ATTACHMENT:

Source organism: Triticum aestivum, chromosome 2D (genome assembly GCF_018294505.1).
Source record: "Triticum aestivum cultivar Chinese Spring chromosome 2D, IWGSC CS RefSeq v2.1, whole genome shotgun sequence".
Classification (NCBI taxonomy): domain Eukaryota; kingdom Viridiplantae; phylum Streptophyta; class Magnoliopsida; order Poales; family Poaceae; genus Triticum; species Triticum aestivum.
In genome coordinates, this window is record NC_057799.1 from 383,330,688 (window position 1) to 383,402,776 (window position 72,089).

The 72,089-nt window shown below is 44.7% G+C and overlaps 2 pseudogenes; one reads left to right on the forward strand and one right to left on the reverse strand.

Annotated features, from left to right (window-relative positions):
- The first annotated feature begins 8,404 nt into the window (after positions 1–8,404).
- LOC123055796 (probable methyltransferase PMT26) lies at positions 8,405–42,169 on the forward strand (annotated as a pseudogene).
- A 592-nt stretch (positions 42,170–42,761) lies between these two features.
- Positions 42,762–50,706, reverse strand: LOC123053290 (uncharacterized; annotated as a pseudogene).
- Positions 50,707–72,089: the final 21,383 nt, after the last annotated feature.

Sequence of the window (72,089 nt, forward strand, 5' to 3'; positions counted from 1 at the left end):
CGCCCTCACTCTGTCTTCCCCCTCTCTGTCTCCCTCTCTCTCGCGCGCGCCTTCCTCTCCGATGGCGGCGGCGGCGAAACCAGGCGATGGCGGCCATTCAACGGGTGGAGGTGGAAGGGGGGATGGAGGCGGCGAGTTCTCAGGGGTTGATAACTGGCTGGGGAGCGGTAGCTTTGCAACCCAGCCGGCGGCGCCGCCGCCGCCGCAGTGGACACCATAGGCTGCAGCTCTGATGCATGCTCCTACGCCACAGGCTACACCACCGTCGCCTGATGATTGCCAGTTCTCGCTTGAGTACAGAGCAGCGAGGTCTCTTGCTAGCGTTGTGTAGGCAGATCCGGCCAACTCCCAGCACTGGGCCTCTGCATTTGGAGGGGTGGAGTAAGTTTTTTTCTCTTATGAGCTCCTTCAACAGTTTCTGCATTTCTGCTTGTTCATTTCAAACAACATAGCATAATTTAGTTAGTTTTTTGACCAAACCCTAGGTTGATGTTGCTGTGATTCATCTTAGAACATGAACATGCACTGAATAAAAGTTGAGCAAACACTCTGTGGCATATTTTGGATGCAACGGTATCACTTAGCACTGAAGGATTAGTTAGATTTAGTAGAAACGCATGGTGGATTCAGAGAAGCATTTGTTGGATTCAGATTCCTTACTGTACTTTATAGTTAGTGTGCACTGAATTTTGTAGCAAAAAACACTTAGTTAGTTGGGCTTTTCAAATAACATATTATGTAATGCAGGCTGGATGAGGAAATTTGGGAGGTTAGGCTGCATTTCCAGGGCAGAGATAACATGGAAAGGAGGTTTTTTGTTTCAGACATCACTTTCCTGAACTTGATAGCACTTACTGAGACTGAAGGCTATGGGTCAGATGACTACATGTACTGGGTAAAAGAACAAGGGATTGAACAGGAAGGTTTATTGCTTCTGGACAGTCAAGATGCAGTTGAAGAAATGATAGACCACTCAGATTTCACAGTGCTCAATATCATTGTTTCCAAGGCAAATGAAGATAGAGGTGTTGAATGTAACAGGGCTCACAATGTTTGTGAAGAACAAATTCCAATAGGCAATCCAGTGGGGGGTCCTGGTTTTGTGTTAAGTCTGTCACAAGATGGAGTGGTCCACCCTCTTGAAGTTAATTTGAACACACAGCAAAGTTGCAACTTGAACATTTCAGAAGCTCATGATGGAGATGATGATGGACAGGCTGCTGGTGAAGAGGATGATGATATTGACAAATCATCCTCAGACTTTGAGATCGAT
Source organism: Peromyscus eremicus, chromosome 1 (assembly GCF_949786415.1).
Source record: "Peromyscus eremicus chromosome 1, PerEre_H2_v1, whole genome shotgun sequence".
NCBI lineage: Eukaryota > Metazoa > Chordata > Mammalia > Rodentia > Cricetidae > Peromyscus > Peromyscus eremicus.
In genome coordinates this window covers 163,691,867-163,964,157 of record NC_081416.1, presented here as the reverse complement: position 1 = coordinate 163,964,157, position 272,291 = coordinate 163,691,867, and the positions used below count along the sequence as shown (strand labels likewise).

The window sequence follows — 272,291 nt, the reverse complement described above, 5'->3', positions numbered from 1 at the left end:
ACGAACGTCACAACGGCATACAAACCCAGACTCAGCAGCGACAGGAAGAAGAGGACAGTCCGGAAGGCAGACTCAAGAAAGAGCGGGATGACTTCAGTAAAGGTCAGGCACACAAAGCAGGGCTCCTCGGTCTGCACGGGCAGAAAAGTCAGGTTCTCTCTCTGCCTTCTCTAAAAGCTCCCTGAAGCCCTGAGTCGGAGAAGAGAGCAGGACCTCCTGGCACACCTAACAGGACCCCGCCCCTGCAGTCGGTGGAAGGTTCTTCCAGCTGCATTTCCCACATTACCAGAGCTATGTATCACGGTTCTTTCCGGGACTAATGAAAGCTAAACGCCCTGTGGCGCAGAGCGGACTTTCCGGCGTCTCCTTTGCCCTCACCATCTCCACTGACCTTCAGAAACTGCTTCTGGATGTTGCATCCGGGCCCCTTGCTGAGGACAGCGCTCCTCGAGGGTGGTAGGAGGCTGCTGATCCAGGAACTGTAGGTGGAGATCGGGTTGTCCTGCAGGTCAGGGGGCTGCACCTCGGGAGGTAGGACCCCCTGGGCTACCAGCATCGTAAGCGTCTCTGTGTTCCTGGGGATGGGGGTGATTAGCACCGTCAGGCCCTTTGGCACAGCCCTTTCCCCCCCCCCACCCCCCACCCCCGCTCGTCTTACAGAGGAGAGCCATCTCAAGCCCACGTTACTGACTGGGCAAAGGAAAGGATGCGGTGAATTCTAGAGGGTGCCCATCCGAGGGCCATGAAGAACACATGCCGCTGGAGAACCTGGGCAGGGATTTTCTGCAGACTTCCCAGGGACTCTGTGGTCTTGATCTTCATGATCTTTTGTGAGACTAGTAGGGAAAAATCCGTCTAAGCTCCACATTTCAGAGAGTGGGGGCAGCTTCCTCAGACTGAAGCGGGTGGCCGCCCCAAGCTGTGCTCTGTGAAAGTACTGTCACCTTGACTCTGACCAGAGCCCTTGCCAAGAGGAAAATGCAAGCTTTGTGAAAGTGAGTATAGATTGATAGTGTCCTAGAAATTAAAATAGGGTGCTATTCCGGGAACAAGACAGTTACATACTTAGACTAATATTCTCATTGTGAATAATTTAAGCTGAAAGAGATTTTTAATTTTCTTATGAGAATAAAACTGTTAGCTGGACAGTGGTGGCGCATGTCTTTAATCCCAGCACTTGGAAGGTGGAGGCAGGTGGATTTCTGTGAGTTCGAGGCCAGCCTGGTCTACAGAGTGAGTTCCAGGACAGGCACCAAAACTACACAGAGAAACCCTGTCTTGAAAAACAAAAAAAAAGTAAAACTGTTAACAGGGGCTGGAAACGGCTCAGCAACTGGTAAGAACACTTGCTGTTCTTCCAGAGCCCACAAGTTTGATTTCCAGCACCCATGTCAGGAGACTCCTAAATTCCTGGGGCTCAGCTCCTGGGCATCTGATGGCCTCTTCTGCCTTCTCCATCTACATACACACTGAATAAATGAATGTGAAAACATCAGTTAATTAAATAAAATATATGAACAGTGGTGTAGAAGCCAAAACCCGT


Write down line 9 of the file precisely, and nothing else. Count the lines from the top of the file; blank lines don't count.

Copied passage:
- A 592-nt stretch (positions 42,170–42,761) lies between these two features.